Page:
IFR: Interesting point. RBI has not allowed Indian banks to tap the Masala bond market, for AT1s. But they should probablydo that.
Sanjay Guglani, Silverdale Capital: Masala bonds are too hot for us. My investors are US dollar-denominated investors. If I were to buy NTPC bonds at 8%-8.5% and hedge I would make about 2%-ish. As of yesterday evening, NTPC’s July 21 bond was giving me 3.61%. I dare not go there.
As Nipa said, there is appetite for long duration local currency bonds. And as correctly pointed out, the right people to do a Masala bond are those who can diversify their investor base rather than benefit on rates. That’s a key thing.
On the Dim Sum points that Philippe touched on earlier, let me remind you of two very important things that allowed the market to grow something like 100-fold in three years: intent and vision. When China stared talking about the internationalisation of the yuan they went to a lot of countries and signed dual-currency pacts. That’s the intent part.
They came to Singapore and they offered us a post-hedging uplift of about 20bp-25bp. People like me flocked to it. They did billions in two and a half months. That’s the vision. Until recently, we’ve had a liquid Dim Sum market. We don’t see anything like this happening in India. Rather, the guidelines which came out were: “OK you have to run. I’ll hold both your hands and both of your legs. Now run”. There were so many restrictions out there.
Philippe Ahoua, IFC: Just to add to that, you saw the announcement regarding the Special Drawing Rights and the renminbi. The Chinese government, for all intents and purposes, had made a decision to internationalise the currency. Vikas mentioned that that is too premature in India.
So until the government of India decides that the rupee needs to be internationalised and supports that mechanism, the Masala bond market is not going to grow off of the back of the IFC, the World Bank, ADB, Triple A and other Indian corporates. You have to have the sovereign supporting the market, providing liquidity and providing a sovereign yield curve off of which pricing is going to happen, similar to what’s happening domestically in India.
Sanjay Guglani, Silverdale Capital: Beyond the requirement of formal regulation and support, which is absolutely critical, I would say the basic thing they need to do is in terms of free rupee hedging. You cannot stop me from hedging. Why pretend?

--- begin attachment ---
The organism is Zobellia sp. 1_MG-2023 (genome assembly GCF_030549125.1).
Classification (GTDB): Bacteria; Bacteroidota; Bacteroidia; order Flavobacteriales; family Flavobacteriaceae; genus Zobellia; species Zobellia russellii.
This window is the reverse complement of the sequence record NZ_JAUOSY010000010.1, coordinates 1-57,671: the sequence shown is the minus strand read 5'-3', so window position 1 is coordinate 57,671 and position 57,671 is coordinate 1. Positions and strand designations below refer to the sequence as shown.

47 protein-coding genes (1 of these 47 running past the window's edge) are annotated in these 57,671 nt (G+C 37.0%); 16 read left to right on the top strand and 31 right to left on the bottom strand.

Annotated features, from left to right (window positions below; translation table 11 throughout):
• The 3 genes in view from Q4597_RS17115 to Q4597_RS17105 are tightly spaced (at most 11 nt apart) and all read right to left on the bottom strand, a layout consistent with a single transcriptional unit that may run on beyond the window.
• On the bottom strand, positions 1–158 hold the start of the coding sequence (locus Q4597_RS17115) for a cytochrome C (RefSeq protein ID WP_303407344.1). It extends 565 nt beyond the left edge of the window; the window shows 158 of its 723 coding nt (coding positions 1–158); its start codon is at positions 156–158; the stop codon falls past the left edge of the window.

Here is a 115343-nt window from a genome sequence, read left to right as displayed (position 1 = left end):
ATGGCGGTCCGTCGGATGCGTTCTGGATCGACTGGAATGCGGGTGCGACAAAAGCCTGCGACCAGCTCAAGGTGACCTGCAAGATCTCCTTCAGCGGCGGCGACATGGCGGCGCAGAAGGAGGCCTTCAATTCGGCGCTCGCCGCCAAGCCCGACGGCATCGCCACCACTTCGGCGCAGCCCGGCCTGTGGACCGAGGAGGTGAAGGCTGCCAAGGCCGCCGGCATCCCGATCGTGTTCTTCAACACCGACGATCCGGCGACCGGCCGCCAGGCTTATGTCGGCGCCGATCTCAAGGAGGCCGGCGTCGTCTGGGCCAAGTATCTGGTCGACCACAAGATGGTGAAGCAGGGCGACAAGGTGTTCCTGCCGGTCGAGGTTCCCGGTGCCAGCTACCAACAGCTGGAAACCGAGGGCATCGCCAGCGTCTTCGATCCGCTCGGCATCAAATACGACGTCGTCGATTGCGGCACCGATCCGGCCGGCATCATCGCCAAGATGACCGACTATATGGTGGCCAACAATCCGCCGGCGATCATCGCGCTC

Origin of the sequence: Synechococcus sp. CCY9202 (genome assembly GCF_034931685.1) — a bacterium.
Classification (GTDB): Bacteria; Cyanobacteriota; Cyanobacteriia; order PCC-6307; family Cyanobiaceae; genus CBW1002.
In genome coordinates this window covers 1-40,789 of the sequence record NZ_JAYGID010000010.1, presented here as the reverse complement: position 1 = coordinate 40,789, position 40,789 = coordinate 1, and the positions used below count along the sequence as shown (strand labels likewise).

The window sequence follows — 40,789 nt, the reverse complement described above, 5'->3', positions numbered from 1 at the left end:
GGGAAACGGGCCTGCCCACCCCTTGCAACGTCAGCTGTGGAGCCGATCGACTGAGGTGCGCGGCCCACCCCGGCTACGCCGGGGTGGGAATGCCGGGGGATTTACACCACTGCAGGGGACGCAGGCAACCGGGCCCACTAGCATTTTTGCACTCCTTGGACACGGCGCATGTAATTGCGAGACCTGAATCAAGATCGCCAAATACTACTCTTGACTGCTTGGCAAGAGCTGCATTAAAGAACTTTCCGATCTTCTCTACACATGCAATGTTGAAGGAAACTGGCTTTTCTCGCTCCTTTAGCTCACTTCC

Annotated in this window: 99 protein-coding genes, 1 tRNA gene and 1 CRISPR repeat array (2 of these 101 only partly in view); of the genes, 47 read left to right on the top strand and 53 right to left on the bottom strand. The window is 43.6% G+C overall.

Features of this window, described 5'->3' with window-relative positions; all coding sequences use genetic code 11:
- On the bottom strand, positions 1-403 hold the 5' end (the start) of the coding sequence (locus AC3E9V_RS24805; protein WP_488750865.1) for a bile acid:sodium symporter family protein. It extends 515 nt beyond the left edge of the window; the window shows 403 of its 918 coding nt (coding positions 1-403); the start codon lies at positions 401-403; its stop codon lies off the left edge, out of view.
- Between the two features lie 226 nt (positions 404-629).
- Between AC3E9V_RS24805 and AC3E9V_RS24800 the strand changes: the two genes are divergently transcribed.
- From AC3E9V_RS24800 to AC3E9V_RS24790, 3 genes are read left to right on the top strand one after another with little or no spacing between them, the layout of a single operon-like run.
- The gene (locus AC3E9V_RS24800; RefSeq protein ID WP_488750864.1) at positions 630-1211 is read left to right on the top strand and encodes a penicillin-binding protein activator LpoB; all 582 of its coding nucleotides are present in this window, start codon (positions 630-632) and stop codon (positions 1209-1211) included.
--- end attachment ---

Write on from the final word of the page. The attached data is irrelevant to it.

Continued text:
Philippe Ahoua, IFC: It’s worth mentioning that the Philippines had large funding requirements a few years ago and issued in that format in the offshore market. So you may not want to internationalise your currency but some of your domestic funding requirements could also justify some sort of internationalisation of the currency.
So there are a lot of different factors that can play into that process.
IFR: Sanjay, what is your outlook on Indian credit?
Sanjay Guglani, Silverdale Capital: I am bullish by default and by design. The reason I’m bullish by default is because when I run such a big bond fund, I need diversification so whether I love it or hate it, I need to have India paper on my books. I’m bullish by design because we see fantastic credit quality from India, and that’s partly because the sovereign is rated investment grade, at Triple B minus.
Many Indian corporates could technically be better than Triple B so when they go and try to price their securities in the international market, they’re able to get close to Triple B but not close to what would be effectively that real cost.
The other thing I am bullish about is the economy. I am passionate about India. That’s why I talk about what can be done. There is no denying that we’ve seen a huge amount of changes taking place. I firmly believe India is turning around in 2016 and 2017. The future looks bright.
IFR: How can we compare the relative costs of funding offshore versus onshore for Indian borrowers?
David Rasquinha, Export-Import Bank of India: I’ve been a bit of a sceptic on this whole issue of the natural hedge, which somebody mentioned earlier. I’ve always been a little sceptical as to whether you can use revenue flow to hedge a capital liability. And particularly in a situation like India, where your exchange rate changes are discontinuous. It’s not a smooth flow. You have sudden ups and downs.
I think the Reserve Bank is on the same page because they’ve been particularly after the banks to ensure that their clients hedge and if they don’t hedge, there is an additional provisioning requirement.
The domestic market offers enough finance. Just to give you an example: tax-free bonds. The issues that have come out so far in 2015 have been tiny but in 2014 you had bigger issues. And you have bigger issues coming up. They’ve been oversubscribed like they’re equity offerings. So there is money available whether it is in the bank market, whether it is in the wholesale market, the high net worth market, or retail, money is there for investment.